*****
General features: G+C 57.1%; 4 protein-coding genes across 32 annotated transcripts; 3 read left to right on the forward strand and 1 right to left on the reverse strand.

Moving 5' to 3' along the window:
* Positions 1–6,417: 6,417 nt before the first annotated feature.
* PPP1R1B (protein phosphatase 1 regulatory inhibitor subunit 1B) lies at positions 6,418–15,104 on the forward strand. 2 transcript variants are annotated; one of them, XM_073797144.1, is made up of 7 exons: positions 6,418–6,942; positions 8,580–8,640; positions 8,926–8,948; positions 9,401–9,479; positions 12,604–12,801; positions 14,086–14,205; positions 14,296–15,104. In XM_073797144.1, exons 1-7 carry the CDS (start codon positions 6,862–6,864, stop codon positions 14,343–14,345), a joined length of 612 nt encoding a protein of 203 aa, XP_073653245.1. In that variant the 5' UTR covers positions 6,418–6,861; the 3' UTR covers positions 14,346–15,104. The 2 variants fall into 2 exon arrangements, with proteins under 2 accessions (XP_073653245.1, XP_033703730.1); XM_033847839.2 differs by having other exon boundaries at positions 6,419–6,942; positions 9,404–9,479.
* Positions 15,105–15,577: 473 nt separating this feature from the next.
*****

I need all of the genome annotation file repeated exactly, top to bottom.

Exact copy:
General features: G+C 57.1%; 4 protein-coding genes across 32 annotated transcripts; 3 read left to right on the forward strand and 1 right to left on the reverse strand.

Moving 5' to 3' along the window:
* Positions 1–6,417: 6,417 nt before the first annotated feature.
* PPP1R1B (protein phosphatase 1 regulatory inhibitor subunit 1B) lies at positions 6,418–15,104 on the forward strand. 2 transcript variants are annotated; one of them, XM_073797144.1, is made up of 7 exons: positions 6,418–6,942; positions 8,580–8,640; positions 8,926–8,948; positions 9,401–9,479; positions 12,604–12,801; positions 14,086–14,205; positions 14,296–15,104. In XM_073797144.1, exons 1-7 carry the CDS (start codon positions 6,862–6,864, stop codon positions 14,343–14,345), a joined length of 612 nt encoding a protein of 203 aa, XP_073653245.1. In that variant the 5' UTR covers positions 6,418–6,861; the 3' UTR covers positions 14,346–15,104. The 2 variants fall into 2 exon arrangements, with proteins under 2 accessions (XP_073653245.1, XP_033703730.1); XM_033847839.2 differs by having other exon boundaries at positions 6,419–6,942; positions 9,404–9,479.
* Positions 15,105–15,577: 473 nt separating this feature from the next.